Next year starts the beginning of a three-year observance of the War of 1812 and September 10, 2013 is the bicentennial of Commodore Perry’s decisive victory over the British. Ohio was a crucial part of this American story of independence and Put-in-Bay was the focal point for the turning point in this Lake Erie (Ohio) story. While other locations, like Fort Meigs (near Perrysburg), had critical roles in the war, Put-in-Bay was the launch point for Commodore Perry’s effort to defeat the British, and the turning point in the War of 1812.
Amazingly, the War of 1812 is mostly just a brief footnote in our children’s history lessons about the Revolutionary War. But unlike the Revolution, the War of 1812 gave the US standing among our allies as a country to reckon with, to finally be able to defend ourselves and ensure and preserve the hard fought independence we gained 30 years before. The Battle of Lake Erie, sometimes over looked in some scholarly accounts of the war, was the first successful defense of our country by the US Navy and the first strategic win by the US Navy ever.
Just over the border, our Canadian friends are way ahead of us on telling this history story. And while their version is told from a different perspective it is apparent to tourists visiting there that Canada embraces the fact that the War of 1812 established their own sovereignty and the borders that now define their country. A recent trip to the northern shore of Lake Erie revealed that this history and the long term peaceful co-existence with the US are not just relevant to Canadians but to their collective tourism plans for the next several years. Re-enactments, special events, concerts and documentaries about the war are all part of the governments remembrance of the war.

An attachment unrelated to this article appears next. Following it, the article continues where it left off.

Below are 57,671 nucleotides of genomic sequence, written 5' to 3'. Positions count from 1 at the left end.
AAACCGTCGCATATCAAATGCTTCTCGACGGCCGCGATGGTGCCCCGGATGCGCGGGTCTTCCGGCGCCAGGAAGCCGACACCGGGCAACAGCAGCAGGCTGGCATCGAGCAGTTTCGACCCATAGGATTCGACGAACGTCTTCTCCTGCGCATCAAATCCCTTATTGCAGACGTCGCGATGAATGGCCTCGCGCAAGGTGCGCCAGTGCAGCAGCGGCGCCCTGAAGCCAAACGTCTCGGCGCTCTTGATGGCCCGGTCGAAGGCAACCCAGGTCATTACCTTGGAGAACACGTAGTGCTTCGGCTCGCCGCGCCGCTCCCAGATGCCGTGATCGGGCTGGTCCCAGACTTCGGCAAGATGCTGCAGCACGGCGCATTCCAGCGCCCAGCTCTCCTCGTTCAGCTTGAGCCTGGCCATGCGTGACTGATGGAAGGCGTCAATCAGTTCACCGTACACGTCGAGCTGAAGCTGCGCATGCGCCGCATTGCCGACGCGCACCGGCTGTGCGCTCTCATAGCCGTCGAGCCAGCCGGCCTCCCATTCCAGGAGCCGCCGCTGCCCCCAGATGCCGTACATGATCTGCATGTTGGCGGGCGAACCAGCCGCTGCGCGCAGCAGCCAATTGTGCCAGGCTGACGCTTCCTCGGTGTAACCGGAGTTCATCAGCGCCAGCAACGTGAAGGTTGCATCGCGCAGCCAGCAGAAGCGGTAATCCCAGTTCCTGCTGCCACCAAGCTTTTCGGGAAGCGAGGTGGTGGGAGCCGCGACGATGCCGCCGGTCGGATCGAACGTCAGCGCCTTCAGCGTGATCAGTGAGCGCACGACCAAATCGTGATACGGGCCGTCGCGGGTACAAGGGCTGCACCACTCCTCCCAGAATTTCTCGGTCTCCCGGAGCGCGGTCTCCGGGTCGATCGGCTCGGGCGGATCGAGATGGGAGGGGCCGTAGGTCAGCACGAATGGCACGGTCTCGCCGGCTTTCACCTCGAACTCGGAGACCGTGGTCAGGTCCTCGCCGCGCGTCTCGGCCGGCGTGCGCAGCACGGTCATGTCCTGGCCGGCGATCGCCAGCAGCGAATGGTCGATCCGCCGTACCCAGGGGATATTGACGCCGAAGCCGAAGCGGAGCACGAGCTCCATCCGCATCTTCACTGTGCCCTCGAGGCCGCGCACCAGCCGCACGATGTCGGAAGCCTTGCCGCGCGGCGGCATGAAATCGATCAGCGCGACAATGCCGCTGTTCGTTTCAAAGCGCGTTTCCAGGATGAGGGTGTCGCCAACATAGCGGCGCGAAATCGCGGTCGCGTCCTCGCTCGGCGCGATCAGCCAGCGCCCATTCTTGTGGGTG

But for many, this battle and the subsequent story as it relates to US History has been reduced to “Never Give Up the Ship” and “We have met the enemy and they are ours”. But we have a chance to bring this story to a much larger audience over the next few years collectively and individually. There is no reason why we can’t actively market this legacy and promote our standing among other important turning points in US History.
Last month, In the ceremony to commemorate the anniversary of the Battle of Lake Erie, Congresswoman Marci Kaptur remarked that the painting “Battle of Lake Erie” by Ohio artist William Henry Powell is emblazoned on the wall outside the doors of the Senate wing of congress. It is an ever-present reminder of this epoch event. A companion piece is in the Rotunda of the Ohio Statehouse. These paintings remind our state and federal representatives that this battle was key to the growth and security of America. The next two years are our moment, our American legacy to share.
It started right here, 200 years ago. So we need to share this legacy of peace, and the heroic efforts of the men of our young Navy. I am hopeful that by the start of 2012 we will have a concerted and coordinated effort underway to share and promote this event and create collateral materials, books, movies, re-enactments, T shirts and posters for our summer guests to experience, share and take home with them.
We have created an alliance with our local Put-in-Bay Chamber, the National Park Service and The Perry Group to ensure that this message is coordinated and promoted. Local businesses are now ready to rally behind this idea. Tell your friends, this is a once in a life time opportunity to become involved. Be a part of the story. If you have questions or ideas give me a call. 419-285-2491 or check out our website at http://www.battleoflakeerie-bicentennial.com.